August 30, 2021

A number of recent news stories have reported on the use of psychiatric drugs by patients to induce hallucinations, such as using the hallucinogenic ketamine to get lost in a fog and hallucinating a man being strangled.

But it has never been clear whether these reports are accurate.

And new research published in the journal Psychiatry Research & Practice suggests that patients can actually be experiencing a wide range of other hallucinations, including those caused by antidepressants.

It is the first time that researchers have examined whether patients are experiencing other hallucinatory experiences such as the hallucination of having someone else’s body in their house, said lead author Dr David S. Green, from the Department of Psychiatry at the University of Melbourne.

The study involved 36 adults who had undergone psychiatric treatment in the past year and were asked to report the frequency of hallucinations.

These included seeing people wearing clown masks and seeing clowns, and seeing the person or objects of their dreams, or seeing their friends or family members.

Dr Green said patients often reported seeing clown masks on a person, even though the person didn’t appear to be wearing a clown mask, and people often reported being seen wearing clown outfits.

He said some patients reported seeing their own body parts or other people’s bodies while others were seeing their colleagues or loved ones.

Dr Greens said there were other things patients could be experiencing.

For example, patients could see someone wearing clown pants, and the person was not wearing a mask.

And patients could experience what they believed was someone who was laughing or making fun of them.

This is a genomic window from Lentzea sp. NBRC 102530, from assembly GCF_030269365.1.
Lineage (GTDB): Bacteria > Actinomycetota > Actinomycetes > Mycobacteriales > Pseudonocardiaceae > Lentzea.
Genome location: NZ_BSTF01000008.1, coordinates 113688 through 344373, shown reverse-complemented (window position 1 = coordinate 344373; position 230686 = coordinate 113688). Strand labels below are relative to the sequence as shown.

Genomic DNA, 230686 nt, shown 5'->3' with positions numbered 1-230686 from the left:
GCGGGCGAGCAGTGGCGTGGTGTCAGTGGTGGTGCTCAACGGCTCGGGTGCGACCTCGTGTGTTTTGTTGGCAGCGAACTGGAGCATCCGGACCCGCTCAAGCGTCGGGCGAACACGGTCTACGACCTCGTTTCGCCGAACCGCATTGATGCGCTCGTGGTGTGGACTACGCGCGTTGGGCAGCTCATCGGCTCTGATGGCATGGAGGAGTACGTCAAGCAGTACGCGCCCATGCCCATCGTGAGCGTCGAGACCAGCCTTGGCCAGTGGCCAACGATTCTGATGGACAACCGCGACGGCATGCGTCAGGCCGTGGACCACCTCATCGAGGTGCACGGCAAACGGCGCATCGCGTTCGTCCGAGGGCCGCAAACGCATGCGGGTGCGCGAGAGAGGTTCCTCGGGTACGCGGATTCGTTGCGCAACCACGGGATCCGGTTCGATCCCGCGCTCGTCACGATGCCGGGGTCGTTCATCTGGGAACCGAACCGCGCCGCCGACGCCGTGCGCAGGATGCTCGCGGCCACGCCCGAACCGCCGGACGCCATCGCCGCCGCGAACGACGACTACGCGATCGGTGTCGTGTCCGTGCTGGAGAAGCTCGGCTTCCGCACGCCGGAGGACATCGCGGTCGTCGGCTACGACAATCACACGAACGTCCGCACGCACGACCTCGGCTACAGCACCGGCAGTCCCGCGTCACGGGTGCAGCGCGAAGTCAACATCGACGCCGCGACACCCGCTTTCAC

People who reported being the target of someone else ‘laughing’ or making a joke could also report being ‘seen laughing’ or ‘making fun of’ themselves.

“These are all kinds of things that we call hallucinatory hallucinations,” Dr Green said.

“So these hallucinations are not really hallucinations.

They are actually the result of our own minds not being able to process the information that we are getting from the environment.”‘

People think we have no mental health problems’In one experiment, Dr Green and colleagues were able to ask the participants to imagine having someone who looked like them, but had a body made of metal or rubber.

They then used a scanner to look at their brainwaves, which showed that the brainwave patterns were different from what the person actually felt.

“The more they think they have somebody that looks like them or has the same facial features as them, the more their brains are going to be going through that brainwave pattern,” Dr Greens said.

The results showed that people who thought they had someone that looked like themselves actually reported having hallucinations of the body being made of steel or rubber and of someone laughing.

“We found that they actually think they are seeing something like a rubber puppet that they are having hallucinations about,” Dr Greene said.

However, Dr Greens cautioned that people’s experiences with hallucinations were just a part of their experiences.

“People tend to think that they have no problem with them, so they may have a very negative reaction to them,” he said.

For some people, however, these hallucinations might be just part of the normal daily experience.

“Some people may report that they don’t really believe in them, that they just think that’s normal,” Dr Greenberg said.

While there is no evidence that hallucinations cause depression, Dr Greene says the hallucinations patients experience could help with mental health.

“If you see somebody with a bad mood or with some kind of anxiety disorder, you can see the symptoms and then take the symptoms to get the diagnosis of a mental disorder,” he explained.

“You can treat the symptoms, but the fact is that it’s very rare that you actually see the symptom.”

Dr Green says patients with mental illness may be more likely to have more hallucinations than the general population.

“For some reason, people think that mental health issues are all in the head,” he says.

“But they are not.”